The tool above described is employed for a great many different purposes, but will be found particularly serviceable for use in building box-stairs, in cutting miters for stair treads and risers, in setting windowstools, or for framing wood and iron, as frequently required in erecting buildings.

When it is desired to fold the tool into a small com ass, so it may be easily carried or may be p aced within a tool chest or box, the angle-plates 5 can be removed. The two sections 1 and 2 of the extensible connecting-bar move so that one entirely overlies the other, and then the said angle-plates may be secured, as shown in Fig. 3.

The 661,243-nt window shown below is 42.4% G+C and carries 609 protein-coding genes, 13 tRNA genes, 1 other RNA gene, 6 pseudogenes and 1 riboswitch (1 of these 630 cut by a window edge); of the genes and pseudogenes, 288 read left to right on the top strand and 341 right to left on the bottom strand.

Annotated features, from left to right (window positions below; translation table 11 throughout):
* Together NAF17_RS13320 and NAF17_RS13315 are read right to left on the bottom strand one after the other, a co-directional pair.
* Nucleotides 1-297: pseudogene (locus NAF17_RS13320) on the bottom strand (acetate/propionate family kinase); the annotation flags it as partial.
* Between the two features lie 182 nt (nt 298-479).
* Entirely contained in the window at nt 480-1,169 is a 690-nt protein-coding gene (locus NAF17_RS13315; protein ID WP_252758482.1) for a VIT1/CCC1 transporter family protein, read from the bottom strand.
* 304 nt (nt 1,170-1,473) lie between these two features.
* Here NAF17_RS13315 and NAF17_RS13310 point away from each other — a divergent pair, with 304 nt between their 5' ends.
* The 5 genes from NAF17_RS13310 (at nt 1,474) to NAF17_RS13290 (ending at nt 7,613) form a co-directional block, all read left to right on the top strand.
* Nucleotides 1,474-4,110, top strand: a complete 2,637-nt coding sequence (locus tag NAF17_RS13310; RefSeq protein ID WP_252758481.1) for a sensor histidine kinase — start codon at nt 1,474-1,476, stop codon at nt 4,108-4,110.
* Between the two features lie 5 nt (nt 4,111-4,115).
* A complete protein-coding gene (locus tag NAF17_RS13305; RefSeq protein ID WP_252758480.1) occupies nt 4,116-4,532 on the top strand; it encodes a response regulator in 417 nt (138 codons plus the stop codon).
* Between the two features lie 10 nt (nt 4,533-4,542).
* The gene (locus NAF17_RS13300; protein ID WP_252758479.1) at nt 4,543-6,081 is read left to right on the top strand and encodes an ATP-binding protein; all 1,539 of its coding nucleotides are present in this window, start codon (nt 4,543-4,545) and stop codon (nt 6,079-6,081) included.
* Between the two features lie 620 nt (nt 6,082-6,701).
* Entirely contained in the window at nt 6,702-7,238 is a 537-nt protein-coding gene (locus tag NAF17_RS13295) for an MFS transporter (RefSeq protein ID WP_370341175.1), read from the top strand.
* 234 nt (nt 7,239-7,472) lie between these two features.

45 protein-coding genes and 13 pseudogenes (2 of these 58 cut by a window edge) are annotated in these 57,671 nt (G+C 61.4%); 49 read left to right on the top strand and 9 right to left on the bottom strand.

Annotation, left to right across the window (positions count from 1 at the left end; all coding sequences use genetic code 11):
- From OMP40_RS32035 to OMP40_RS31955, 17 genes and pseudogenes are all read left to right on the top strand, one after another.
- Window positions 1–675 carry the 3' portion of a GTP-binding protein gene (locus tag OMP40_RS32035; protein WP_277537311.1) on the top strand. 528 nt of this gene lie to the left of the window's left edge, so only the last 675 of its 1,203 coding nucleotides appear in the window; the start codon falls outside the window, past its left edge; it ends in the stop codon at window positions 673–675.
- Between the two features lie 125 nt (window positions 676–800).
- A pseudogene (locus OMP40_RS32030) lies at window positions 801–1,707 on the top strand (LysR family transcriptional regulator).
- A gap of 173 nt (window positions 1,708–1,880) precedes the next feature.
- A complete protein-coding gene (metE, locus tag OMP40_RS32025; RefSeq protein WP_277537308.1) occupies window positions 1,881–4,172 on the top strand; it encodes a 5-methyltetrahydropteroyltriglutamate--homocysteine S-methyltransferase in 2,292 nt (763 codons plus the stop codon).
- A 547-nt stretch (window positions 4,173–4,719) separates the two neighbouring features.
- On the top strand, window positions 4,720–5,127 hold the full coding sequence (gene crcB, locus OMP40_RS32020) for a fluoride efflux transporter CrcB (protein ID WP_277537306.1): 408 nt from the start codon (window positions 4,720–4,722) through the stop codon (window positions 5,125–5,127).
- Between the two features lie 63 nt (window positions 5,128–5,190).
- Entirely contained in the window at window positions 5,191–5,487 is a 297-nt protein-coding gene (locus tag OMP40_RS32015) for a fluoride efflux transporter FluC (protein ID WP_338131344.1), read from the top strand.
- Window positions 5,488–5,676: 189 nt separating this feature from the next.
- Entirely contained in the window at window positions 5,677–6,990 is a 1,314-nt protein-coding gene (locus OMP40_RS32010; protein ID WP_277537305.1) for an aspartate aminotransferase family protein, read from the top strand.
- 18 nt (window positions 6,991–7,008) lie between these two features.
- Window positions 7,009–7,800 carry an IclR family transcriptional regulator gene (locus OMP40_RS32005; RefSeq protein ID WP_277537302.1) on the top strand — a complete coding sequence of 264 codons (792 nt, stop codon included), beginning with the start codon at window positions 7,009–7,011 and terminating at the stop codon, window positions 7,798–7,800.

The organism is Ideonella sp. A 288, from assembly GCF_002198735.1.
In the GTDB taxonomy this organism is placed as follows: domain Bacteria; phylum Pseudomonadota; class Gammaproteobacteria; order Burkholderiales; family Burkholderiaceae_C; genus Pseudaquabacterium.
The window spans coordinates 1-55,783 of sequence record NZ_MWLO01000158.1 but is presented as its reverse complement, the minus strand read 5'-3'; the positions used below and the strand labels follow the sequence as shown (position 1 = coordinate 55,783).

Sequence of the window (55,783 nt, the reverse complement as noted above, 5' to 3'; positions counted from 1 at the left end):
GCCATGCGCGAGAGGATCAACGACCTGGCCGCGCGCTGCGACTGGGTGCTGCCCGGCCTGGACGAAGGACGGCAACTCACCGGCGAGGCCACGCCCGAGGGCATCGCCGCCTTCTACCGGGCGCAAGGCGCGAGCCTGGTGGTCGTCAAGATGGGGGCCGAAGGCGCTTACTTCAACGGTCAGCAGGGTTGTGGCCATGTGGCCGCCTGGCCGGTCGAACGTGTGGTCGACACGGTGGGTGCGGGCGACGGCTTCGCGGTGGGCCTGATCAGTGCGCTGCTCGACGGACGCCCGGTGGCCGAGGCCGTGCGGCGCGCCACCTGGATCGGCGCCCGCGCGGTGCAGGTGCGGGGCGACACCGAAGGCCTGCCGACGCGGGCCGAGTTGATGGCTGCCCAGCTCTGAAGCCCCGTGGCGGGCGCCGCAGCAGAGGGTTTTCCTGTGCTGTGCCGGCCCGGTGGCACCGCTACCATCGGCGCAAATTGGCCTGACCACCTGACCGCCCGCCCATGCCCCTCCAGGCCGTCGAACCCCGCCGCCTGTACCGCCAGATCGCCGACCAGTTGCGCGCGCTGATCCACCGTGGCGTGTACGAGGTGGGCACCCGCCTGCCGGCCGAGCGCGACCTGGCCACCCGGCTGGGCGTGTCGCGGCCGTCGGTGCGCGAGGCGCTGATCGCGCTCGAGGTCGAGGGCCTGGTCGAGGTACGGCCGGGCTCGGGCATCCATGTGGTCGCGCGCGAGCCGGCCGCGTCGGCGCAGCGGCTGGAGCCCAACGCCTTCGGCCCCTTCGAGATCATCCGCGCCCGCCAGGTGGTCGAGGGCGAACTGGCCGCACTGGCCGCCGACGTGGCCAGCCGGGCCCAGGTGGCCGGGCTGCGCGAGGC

It will be noted that the bolts 6 are of slightly greater diameter than the width of the slots 1 and 2 To permit the said bolts to be passed through the intermediate portions of said slots when the bar-sections 1 and 2 are adjusted, as shown in Fig. 3, the said slots 1 and 2 are formed with enlargements 1* and 2 which are arranged to register and form seats for the bolt 6 when the parts are adjusted, as shown in Fig. 3.

Preferably the outer edges of the so-called angle-bars 5 are graduated to indicate inches and fractions thereof. The tool described, while of small cost, has in ractice been found extremely efficient for t e pur poses had in view.

I have found by the use of this tool that many kinds of carpenter-work can be performed in about one-half the time that it would take to do the same without the use of the tool.

What I claim is- The combination with the bars 1 and 2,